The Panama Canal Authority (ACP) is seeking bids from global contractors for an estimated $2 billion of water-supply infrastructure projects to help fix low water levels attributed to climate change-generated drought conditions that are affecting canal operations despite conservation measures and new fees. The program, which will be 100% agency-financed, is intended to meet the strategic waterway's water needs as well; as local drinking water supply requirements for 50 years.

In a request for qualifications issued Sept. 7, the authority said the contractor will be responsible for program concept, design and construction, which will include identifying sites where component projects, will be built, and for all investigations, surveys and studies necessary, including hydrological, climatic and environmental conditions.

A short list will be developed late this year from companies submitting responses to the RFQ that will be allowed to submit proposals.

RFQ’s are due Nov. 12. ACP will select the best value proposal by the last quarter of 2021, an agency spokesman told ENR. Construction is expected to take four to five years.

Managing Water in the Tropics

The project must be built to United Nations Sustainable Development goals. The new water management system also must include water treatment plants for Panama City. “Historically low levels of water in recent years only exacerbated the need to adopt a comprehensive plan,” Ricaurte Vasquez, canal administrator, said in releasing the RFQ.

In February, ACP implemented a series of measures including fees on vessels that travel through the expanded canal and a reduced number of transit slots—some of which were awarded through an auction to keep water levels in the canal high enough for operations after the record setting drop in rainfall in recent years threatened to significantly affect the free flow of cargo through the canal,  an ACP spokesman said.

Previous conservation measures including suspending hydroelectric plant operations and limiting the amount of cargo on ships had not kept water levels high enough. The agency also began cross filling locks, which the spokesman said is a method that sends water during transits between the two shipping lanes to save water.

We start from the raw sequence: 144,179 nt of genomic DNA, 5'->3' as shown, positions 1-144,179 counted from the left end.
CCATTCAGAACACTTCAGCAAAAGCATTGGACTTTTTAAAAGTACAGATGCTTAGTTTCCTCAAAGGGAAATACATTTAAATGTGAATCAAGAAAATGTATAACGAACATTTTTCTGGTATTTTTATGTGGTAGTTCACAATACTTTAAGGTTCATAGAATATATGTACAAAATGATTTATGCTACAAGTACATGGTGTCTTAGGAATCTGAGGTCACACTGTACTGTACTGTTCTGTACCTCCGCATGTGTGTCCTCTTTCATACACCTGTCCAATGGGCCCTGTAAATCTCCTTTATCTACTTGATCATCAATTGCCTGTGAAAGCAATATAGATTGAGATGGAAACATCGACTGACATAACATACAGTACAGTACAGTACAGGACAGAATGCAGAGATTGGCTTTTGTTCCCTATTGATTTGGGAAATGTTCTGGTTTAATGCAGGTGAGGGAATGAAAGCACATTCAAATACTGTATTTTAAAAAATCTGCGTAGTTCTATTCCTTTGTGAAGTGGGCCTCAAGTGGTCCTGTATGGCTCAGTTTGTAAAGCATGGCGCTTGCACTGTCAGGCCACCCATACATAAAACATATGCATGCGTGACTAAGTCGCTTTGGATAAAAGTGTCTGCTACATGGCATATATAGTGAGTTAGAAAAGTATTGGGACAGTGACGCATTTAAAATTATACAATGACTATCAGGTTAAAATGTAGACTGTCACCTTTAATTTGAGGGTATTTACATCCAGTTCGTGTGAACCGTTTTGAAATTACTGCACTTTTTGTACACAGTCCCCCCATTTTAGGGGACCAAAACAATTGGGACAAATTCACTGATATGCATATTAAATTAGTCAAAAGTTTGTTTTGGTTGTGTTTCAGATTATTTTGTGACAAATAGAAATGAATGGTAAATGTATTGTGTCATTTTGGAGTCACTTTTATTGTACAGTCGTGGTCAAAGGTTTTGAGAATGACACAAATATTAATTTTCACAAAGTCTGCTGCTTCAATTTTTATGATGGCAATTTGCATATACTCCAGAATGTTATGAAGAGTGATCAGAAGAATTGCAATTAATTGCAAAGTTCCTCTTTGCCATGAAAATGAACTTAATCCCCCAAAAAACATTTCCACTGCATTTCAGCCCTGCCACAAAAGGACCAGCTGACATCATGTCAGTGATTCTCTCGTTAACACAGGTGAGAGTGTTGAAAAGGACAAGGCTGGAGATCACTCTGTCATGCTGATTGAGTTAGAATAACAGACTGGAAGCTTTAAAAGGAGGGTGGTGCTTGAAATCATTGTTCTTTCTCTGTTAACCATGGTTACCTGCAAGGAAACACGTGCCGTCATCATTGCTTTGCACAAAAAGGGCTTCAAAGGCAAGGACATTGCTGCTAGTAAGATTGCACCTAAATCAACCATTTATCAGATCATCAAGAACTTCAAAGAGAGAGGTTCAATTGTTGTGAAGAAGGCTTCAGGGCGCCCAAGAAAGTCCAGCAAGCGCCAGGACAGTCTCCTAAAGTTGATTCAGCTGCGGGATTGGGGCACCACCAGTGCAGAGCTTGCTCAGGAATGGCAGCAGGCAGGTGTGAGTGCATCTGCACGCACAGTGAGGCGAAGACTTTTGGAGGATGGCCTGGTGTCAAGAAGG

The $5-billion expansion of the canal, completed in 2016, also put pressure on water resources.

About 50 million gallons of fresh water are lost through the locks to the Pacific and Atlantic oceans. Earlier this year when the latest conservation measures were put in place, Carlos Vargas, ACP executive vice president for environment, water and energy said, “We have no doubt that we need to build more reservoirs,”

Vargas blames the water shortage on climate change and said capital improvements are the most effective way to mitigate it.

In a report released in January, the authority found that rainfall in 2019 was 20% below the historic average—the fifth driest year in 70 years causing water levels to drop far below average. It followed several years of lower than average rainfall and an increase in water evaporation due to a rise in air temperatures.

Water levels were projected to drop below operational levels that would cause an “unprecedented impact” on customers.

Two artificial lakes, Gatun and Alajuela, provide water to the canal and to Panama’s population, but ACP said the Chagres River watershed, which supplies both, has no more water to give. In December 2018, precipitation in the watershed was approximately 90% below the historic average, causing water levels in both lakes to drop below normal.

Canal and Drinking Water supply

The “paramount objective” of the new water management system is to provide a holistic and integrated solution to solve the problem of quantity, quality and control of water for the canal basin and for drinking water, according to the RFQ, which states that responsibility for the approach will be the contractors alone.

ACP will take no responsibility for suitability of the design or the site.

The contractor’s solution should incorporate new sources of natural freshwater transfer from river basins near the Panama Canal basin and should provide an estimated 1.4 billion cu meters per year.

The solution should be based on “human and municipal and industrial water demand forecast estimated around 900 million cubic meters per year for 2034 and canal operations demand of about 3,700 million cubic meters per year for 2034.." says the RFQ.

The contractor must provide new reservoirs with a capacity of about 1,1 billion cu m.

The proposed solution also must include water treatment plants on the banks of Gatun Lake to be built by 2034.